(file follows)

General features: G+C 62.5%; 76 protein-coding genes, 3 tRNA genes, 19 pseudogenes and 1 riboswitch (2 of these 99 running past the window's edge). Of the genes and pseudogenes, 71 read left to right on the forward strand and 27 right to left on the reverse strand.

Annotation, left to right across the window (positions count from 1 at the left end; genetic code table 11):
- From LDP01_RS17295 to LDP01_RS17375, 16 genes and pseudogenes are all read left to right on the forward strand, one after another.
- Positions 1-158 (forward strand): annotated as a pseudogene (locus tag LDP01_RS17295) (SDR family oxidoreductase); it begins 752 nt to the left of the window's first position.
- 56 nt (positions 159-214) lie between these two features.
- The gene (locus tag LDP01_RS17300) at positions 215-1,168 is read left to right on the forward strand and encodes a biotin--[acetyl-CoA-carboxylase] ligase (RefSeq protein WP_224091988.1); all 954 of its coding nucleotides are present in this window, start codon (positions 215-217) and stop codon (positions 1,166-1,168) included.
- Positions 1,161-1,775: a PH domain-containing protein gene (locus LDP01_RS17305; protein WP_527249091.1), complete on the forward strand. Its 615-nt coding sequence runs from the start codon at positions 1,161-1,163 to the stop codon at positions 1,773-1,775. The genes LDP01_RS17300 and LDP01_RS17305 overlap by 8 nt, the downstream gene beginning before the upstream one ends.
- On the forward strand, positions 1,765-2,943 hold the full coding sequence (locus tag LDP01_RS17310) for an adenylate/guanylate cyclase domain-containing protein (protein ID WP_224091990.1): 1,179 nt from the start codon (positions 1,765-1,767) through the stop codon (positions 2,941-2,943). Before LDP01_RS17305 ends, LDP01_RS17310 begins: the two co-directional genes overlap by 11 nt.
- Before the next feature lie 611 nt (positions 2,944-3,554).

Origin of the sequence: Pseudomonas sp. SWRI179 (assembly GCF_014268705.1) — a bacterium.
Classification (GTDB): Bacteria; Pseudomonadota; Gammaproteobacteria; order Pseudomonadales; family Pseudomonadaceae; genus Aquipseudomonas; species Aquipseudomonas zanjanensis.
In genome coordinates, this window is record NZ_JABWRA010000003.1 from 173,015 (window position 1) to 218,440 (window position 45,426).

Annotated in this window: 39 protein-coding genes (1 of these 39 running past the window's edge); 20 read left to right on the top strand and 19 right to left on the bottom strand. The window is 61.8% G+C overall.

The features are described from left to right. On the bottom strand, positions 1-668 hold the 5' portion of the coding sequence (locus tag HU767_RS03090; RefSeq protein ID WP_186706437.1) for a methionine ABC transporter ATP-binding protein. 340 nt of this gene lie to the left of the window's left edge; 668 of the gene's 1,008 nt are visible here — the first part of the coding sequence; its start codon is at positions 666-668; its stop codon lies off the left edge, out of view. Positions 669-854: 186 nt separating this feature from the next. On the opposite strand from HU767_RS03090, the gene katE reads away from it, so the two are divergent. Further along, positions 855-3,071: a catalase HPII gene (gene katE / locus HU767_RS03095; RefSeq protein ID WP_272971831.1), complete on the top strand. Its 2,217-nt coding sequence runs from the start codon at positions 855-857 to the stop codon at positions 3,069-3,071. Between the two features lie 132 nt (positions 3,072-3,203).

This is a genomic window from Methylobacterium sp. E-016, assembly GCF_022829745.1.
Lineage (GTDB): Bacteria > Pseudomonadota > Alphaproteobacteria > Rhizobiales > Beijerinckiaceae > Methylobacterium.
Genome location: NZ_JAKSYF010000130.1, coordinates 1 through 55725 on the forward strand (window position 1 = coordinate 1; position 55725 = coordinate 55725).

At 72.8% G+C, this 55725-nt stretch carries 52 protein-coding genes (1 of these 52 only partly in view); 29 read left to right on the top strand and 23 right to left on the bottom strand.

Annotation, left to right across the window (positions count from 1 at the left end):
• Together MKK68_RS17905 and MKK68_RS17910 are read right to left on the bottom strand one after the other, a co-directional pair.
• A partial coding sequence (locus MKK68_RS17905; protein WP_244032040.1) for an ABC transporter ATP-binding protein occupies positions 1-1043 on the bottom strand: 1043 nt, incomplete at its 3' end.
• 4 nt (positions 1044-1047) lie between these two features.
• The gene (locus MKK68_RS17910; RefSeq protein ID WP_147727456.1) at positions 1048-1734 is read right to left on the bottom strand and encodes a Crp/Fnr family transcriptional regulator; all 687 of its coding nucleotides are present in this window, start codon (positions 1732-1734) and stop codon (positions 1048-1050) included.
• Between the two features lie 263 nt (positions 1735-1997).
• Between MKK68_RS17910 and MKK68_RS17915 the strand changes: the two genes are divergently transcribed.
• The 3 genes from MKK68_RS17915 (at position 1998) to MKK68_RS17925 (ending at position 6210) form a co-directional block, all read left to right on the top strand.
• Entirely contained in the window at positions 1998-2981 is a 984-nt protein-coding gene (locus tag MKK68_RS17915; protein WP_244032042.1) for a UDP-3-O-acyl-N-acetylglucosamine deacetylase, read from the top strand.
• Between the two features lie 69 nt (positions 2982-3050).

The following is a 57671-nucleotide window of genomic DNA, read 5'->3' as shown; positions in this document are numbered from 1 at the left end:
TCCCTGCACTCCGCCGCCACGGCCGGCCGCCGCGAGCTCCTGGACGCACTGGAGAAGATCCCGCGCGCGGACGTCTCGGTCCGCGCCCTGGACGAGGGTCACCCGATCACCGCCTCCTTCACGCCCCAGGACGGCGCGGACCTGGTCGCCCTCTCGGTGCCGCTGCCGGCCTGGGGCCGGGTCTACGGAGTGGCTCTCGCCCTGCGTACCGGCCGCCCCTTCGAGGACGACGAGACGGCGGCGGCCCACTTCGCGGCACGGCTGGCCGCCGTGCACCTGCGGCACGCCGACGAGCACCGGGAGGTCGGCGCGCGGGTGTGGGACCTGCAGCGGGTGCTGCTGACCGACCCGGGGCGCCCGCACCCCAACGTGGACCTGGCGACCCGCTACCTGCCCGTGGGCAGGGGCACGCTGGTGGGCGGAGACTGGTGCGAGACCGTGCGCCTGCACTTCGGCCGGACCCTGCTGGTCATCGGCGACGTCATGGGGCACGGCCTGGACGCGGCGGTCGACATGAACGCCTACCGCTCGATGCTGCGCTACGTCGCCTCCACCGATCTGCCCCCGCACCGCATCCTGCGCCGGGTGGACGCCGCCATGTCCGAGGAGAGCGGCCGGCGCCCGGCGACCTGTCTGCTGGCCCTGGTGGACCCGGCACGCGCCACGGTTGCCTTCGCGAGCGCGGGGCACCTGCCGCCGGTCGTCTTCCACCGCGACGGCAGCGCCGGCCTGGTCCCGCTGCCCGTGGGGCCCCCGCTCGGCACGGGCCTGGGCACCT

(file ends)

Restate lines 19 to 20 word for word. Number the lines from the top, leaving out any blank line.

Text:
Annotation, left to right across the window (positions count from 1 at the left end):
• Together MKK68_RS17905 and MKK68_RS17910 are read right to left on the bottom strand one after the other, a co-directional pair.